Study: Companies Gear Up for Mobile, But Most Have No Plan

It’s hardly revolutionary to say mobile applications are the future of enterprise computing, but new research shows a critical mass of C-suite types finally agreeing. Less clear is how companies will marshal resources to make that leap.

The study “State of the Mobile Enterprise,”  underwritten by appcelerator, found 87 percent of enterprise respondents predicting that their companies will produce more mobile than desktop applications this year. Some other key findings: 

  • Respondents say no major traditional IT or software vendor has shown leadership in mobile.
  • Most respondents hope to build five or more apps in 2013.
  • Enterprises see mobile apps as transformative and believe they will have a “substantive impact” on customer and employee relationships, the enterprise’s ability to compete, top-line revenue growth and bottom-line asset efficiency.
  • 80 percent of enterprise leaders think mobile-first companies will disrupt mature industries this year.
  • 64 percent of respondents predict mobile development projects will outnumber web development projects and move primarily in-house.
  • 94 percent of respondents predict companies will invest in capabilities to connect their mobile apps to the cloud and their back-end systems.

In summary, there’s widespread agreement that mobile is an unstoppable freight train, and that companies will either hop aboard or get run over. But how to do that?  There’s the rub.

Most Companies Have No ‘Comprehensive Mobile Strategy’

Fewer than half of respondents in the study (44 percent) said they have a “comprehensive mobile strategy.” Some other obstacles cited that stand between companies and progress on mobile: 

  • “A lack of time or resources” – 30 percent
  • “Resources” – 54 percent
  • “Lack of clear direction or strategy” – 26.5 percent

So, what’s a CEO or CIO to do, faced with a huge, obvious need and scarce resources? Staff up and figure out a strategy, say the study’s authors.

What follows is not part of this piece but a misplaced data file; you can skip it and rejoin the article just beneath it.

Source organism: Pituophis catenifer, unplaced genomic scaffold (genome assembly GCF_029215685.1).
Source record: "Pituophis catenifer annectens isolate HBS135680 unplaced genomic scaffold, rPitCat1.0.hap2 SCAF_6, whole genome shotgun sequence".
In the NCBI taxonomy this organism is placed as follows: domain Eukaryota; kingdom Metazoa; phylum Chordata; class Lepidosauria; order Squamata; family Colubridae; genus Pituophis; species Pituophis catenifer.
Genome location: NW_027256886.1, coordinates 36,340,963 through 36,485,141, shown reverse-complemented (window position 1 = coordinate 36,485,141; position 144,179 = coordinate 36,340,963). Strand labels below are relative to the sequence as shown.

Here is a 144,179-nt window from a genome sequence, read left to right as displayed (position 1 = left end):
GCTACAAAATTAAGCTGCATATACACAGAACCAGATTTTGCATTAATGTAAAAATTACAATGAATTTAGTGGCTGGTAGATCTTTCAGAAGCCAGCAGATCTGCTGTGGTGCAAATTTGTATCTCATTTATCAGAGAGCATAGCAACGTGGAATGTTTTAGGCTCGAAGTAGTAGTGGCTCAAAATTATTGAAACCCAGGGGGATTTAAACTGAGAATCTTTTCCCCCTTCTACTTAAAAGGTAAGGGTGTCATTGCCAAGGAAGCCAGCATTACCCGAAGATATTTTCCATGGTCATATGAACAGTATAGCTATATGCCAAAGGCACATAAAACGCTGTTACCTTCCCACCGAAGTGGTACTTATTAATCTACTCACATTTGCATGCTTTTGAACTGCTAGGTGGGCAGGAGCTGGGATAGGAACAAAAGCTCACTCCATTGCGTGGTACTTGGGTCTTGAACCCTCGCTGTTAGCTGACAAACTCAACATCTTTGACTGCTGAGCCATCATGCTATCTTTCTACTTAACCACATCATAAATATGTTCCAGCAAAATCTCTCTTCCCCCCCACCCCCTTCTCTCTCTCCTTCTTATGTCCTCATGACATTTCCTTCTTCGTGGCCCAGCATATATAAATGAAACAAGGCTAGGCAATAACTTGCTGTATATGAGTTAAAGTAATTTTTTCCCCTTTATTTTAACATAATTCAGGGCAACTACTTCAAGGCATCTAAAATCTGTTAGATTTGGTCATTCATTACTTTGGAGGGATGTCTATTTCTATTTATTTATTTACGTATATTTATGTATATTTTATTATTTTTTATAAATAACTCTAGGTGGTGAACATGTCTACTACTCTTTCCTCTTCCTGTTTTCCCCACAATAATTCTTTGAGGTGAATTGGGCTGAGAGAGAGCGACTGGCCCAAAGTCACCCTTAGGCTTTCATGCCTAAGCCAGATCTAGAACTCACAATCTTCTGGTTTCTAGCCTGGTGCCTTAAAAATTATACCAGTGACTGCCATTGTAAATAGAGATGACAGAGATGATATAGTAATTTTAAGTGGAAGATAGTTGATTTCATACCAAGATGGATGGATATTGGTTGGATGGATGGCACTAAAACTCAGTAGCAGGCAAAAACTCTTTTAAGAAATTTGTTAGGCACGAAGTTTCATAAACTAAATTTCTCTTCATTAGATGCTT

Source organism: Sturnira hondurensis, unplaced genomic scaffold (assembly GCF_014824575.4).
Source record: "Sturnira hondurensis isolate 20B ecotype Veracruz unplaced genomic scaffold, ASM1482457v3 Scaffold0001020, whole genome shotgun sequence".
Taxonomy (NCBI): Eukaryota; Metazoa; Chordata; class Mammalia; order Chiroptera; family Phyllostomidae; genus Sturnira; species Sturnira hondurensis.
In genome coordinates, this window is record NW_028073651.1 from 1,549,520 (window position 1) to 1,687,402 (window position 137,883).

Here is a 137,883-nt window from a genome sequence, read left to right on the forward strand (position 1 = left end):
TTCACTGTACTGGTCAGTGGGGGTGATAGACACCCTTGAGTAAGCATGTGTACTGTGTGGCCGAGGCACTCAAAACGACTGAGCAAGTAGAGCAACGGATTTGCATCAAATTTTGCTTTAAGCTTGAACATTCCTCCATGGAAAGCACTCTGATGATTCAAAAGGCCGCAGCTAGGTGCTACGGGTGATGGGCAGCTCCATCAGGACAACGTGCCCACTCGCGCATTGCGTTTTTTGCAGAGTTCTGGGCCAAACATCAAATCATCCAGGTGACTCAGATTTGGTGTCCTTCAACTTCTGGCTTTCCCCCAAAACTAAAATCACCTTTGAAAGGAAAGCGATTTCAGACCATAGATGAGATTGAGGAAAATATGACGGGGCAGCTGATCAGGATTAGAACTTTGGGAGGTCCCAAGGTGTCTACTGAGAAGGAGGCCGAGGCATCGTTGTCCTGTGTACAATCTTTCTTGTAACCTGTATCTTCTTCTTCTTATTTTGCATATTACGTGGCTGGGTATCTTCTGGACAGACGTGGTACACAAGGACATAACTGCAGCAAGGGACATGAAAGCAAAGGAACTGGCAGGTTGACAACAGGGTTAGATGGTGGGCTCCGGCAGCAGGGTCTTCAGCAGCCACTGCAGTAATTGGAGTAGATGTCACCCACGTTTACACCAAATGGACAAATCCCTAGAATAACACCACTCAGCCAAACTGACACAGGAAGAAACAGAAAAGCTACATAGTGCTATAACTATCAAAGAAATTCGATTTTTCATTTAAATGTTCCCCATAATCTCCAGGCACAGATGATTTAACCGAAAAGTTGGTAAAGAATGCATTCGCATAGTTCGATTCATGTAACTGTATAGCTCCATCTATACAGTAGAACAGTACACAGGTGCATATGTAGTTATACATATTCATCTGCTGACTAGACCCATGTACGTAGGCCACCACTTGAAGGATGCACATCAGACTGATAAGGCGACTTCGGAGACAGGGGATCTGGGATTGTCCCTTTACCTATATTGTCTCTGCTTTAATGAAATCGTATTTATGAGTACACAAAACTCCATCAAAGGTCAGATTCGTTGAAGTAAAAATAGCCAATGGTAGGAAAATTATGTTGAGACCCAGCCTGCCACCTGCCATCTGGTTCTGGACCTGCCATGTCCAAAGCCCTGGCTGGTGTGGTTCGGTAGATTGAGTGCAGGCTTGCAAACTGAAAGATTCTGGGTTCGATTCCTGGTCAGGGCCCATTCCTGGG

“Qualified mobile leaders, particularly those with a lot of experience in implementing mobile strategy within enterprises, are quite scarce, as are developers, architects, UI experts and other technologists,” they said. “However, an enterprise cannot ignore this staffing requirement. Ideally, technologies that provide centralization, consistent application and development practices, and lifecycle management will enable those limited human resources to be stretched further. The first steps in this process are to identify the strategy that will accomplish this and create a centralized body to implement it.”

SV Provides Answers for Companies Needing Speedy Development

Enterprise leaders would be wise to check out the research on Service Virtualization approaches. There is a better way than the old methods of software development and testing that can help companies do more with less. According to voke, SV reduces software cycles by up to 50 percent (23 percent, on average) and production defects by up to 75 percent.

How is that possible? Because SV allows a much wider, much earlier scope of testing – ranging from 50 to 90 percent.  More testing = fewer problems. It also equals quicker rollouts because problems are caught sooner, and more teams can work in tandem without having to compete for the same system resources.

It’s a simple equation, really, and one that makes sense whether companies are developing for mobile or desktop. 

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